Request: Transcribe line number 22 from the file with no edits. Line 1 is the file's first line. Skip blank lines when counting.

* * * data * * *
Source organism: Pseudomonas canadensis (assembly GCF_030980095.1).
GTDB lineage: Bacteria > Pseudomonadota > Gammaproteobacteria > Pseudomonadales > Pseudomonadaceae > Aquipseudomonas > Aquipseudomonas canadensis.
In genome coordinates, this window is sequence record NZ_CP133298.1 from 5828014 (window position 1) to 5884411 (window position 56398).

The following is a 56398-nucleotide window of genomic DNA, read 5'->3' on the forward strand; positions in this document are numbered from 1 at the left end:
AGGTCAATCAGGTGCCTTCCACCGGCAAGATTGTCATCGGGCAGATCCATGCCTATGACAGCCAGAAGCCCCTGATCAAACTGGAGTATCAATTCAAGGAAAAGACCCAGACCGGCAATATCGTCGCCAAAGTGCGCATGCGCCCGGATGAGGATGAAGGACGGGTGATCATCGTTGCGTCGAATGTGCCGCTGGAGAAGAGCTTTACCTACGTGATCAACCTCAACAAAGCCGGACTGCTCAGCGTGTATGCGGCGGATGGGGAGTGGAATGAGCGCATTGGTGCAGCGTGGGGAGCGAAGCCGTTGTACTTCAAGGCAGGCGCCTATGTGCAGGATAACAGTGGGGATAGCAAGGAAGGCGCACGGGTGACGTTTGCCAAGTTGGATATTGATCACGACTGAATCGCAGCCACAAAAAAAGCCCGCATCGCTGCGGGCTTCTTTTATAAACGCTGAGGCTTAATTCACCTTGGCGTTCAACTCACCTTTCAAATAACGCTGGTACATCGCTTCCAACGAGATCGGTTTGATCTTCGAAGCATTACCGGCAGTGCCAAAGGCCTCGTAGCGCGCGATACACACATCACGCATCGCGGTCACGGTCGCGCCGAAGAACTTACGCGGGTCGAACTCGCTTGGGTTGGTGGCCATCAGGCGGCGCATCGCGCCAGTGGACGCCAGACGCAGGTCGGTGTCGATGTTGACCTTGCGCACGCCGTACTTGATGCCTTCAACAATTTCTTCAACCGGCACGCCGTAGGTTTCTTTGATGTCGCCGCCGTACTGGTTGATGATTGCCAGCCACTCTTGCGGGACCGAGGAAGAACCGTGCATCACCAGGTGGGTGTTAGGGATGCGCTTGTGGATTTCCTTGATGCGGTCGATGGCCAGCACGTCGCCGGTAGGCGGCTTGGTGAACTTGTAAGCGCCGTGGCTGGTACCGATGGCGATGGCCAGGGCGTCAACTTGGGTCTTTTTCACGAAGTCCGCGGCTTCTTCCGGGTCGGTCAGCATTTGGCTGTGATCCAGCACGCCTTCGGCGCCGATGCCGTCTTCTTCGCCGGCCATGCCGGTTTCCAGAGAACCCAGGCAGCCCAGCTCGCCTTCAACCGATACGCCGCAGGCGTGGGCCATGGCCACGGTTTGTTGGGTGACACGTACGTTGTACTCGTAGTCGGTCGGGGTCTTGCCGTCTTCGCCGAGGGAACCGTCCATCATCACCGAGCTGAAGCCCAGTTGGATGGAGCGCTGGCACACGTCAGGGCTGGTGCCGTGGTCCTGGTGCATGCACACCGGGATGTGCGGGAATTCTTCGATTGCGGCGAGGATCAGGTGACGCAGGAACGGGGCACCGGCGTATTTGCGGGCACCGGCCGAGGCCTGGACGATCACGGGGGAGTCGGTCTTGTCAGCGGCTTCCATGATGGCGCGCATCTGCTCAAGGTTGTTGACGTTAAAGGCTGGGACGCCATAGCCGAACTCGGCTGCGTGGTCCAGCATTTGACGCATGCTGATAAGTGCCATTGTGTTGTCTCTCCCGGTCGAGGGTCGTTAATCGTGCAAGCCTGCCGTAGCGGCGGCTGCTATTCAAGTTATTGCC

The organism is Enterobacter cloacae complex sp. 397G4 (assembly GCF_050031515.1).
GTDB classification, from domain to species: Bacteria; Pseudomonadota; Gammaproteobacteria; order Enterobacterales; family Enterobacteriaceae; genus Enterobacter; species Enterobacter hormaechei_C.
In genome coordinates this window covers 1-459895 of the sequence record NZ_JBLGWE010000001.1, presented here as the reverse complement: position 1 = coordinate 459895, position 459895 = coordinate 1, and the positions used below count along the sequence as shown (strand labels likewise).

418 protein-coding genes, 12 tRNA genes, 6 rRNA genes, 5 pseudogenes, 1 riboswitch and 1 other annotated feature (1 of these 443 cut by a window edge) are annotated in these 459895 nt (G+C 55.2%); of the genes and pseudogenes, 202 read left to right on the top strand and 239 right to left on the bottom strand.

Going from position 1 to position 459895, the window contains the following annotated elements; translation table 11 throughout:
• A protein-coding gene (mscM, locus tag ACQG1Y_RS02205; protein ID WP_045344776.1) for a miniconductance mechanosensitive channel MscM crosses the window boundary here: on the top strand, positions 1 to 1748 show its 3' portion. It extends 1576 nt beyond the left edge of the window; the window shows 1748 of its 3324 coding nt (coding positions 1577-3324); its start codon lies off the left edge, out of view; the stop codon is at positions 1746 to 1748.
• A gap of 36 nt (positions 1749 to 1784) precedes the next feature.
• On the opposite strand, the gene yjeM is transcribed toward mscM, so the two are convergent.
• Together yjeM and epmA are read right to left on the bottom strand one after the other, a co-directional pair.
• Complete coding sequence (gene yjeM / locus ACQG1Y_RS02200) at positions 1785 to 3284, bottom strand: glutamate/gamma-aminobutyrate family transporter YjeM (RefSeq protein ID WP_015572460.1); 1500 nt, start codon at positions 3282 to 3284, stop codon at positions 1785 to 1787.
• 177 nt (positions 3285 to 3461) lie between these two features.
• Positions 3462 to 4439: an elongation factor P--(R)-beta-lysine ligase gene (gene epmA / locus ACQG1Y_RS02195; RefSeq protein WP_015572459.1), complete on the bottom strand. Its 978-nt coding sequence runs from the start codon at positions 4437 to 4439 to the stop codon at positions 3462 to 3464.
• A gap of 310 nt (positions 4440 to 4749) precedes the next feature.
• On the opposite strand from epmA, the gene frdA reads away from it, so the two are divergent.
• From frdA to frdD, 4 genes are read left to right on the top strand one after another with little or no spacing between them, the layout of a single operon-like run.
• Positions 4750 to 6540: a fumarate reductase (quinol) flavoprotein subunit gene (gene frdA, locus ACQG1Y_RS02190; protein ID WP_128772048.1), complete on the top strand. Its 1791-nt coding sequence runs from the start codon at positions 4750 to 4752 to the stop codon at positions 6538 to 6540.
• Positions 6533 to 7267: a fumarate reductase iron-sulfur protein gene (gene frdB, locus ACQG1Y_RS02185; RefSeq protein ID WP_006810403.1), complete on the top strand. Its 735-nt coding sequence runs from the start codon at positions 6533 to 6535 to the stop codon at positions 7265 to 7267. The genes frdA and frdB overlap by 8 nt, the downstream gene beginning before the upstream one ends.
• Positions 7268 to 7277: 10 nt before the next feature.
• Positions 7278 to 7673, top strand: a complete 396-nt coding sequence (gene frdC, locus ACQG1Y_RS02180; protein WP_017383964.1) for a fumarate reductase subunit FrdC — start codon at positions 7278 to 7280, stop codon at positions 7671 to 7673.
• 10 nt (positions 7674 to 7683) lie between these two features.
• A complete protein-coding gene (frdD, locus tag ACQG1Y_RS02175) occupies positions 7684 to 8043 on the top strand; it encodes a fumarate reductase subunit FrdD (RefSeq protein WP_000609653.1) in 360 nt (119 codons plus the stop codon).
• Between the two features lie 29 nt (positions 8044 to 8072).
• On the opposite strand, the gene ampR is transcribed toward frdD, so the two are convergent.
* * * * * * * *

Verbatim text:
• Positions 6533 to 7267: a fumarate reductase iron-sulfur protein gene (gene frdB, locus ACQG1Y_RS02185; RefSeq protein ID WP_006810403.1), complete on the top strand. Its 735-nt coding sequence runs from the start codon at positions 6533 to 6535 to the stop codon at positions 7265 to 7267. The genes frdA and frdB overlap by 8 nt, the downstream gene beginning before the upstream one ends.